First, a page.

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SI's 2000-01 NHL Roundtable

Click here for more on this story
Latest: Wednesday October 04, 2000 06:05 PM

Issue date: October 9, 2000

Sports Illustrated

When several experts -- broadcaster John Davidson, agent Don Meehan, New York Rangers president Glen Sather, Detroit Red Wings All-Star forward Brendan Shanahan and Washington Capitals coach Ron Wilson -- convened to discuss the state of the NHL, the ideas ranged from a one-game Stanley Cup final to junking the red line to disarming the players.

Exerpts from that discussion follow.

Sports Illustrated: Are you happy with the way hockey is being played in the NHL?

Meehan: The foremost issue is the violence in the game -- the McSorley incident, the Niedermayer incident [Scott Niedermayer was suspended for 10 games for striking Peter Worrell in the head with a stick] and others. There's a real concern in my constituency. When a player talks to me about his contract, it isn't so much, "How well can I do? How successful can I be?" Or "How successful can the team be?" But "I better start looking at some security because of the way the game is played."

SI: Is hockey more dangerous or violent than ever before?

Davidson: Oh, absolutely.

Wilson: I think it's just that the guys are bigger, stronger and faster.

Meehan: The players are saying, in effect, that they're concerned about a lack of respect for each other now.

SI: Did they ever respect each other? Did Wayne Maki and Ted Green, who engaged in a legendary stick fight in the 1960s, respect each other?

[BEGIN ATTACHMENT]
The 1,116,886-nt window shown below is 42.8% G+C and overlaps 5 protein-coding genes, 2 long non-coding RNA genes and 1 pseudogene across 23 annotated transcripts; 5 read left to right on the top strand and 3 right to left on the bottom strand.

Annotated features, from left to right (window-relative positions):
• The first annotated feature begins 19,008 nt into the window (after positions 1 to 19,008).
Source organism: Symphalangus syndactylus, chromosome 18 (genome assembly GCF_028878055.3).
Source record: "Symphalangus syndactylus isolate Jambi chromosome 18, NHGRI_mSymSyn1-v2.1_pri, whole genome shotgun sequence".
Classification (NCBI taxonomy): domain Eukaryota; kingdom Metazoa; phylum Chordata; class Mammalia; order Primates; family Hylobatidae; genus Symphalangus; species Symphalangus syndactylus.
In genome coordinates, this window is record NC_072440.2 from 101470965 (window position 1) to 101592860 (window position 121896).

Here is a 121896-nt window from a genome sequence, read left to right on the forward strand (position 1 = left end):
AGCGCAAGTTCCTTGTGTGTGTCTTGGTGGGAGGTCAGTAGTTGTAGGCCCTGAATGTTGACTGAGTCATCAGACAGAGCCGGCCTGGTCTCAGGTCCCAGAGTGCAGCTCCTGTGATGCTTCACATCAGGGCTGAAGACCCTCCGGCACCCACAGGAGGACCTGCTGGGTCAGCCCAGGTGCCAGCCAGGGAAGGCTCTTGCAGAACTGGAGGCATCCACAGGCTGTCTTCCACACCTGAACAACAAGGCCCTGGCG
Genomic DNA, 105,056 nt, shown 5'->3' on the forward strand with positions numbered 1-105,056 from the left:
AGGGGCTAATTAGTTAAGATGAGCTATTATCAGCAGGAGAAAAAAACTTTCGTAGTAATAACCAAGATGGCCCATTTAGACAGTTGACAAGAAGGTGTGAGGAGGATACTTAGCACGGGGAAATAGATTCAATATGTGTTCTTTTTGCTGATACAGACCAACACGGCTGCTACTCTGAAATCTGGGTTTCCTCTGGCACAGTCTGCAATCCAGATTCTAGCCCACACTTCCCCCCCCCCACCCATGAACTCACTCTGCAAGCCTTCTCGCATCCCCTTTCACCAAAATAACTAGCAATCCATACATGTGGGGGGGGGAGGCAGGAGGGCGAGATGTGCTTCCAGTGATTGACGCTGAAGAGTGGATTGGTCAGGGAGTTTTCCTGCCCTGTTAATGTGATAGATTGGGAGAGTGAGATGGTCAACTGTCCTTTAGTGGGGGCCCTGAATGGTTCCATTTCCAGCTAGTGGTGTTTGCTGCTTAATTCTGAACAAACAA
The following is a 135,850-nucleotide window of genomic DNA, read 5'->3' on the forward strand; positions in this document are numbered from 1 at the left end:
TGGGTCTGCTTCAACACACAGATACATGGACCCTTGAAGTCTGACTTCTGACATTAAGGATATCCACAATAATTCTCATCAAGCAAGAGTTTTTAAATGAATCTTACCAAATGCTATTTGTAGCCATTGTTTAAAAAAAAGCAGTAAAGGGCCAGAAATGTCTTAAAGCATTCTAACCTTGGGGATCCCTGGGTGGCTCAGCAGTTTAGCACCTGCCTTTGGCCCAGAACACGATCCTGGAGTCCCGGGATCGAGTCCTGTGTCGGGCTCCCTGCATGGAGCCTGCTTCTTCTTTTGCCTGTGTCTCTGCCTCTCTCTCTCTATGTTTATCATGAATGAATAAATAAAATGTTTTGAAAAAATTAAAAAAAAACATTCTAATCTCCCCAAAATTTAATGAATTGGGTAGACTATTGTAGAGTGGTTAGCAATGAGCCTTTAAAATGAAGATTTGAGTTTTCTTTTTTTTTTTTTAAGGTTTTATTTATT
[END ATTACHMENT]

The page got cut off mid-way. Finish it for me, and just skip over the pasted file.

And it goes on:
Davidson: When Gordie Howe threw an elbow, you didn't see a guy out for two weeks with a concussion. The elbow pads the players wear now are dangerous, and the league has set up a committee to look into equipment.

Shanahan: We have to ask whether players are wearing something for protection or more to use it as a weapon. I wear the old-style shoulder pads. I can deliver hits, but I can't run a guy because I have to protect myself. But some guys are getting into football-style shoulder pads -- these pads are more of a weapon.

Sather: Everybody says violence is a problem that the league or the governors should deal with. It's never a problem for the players because the agents don't want to push their clients to stop the violence. But the players are the ones who inflict the damage on each other.

SI: Do certain rinks pose safety problems?

Shanahan: Oh, they've got to get rid of the [seamless] glass. I remember in Calgary getting a very innocent hit into the glass, but when my head hit the glass it was like hitting a brick wall. The investment teams make is too huge to not spend the money to get rid of the [seamless] glass. Great idea as far as viewing the game, bad idea as far as keeping players healthy.

Sather: Don, wouldn't it be better for you to get together with your players and the agents and the players' association and say, "Here are some of the things that we'd really like to fix: We'd like to get the glass changed. We'd like to get the equipment changed, so we can protect players. And we should get together with the NHL rules committee and Gary Bettman." But the problem with that plan is the players' association always says, "If you'll give us $175 a day in meal money, we might consider doing that." There isn't any flexibility because the players' association won't cooperate. Would you agree with that, Don?

Meehan: You and I wish the relationship between owners and the players' association was a hell of a lot better.

Wilson: There are no helmet specifications for NHL players, for instance.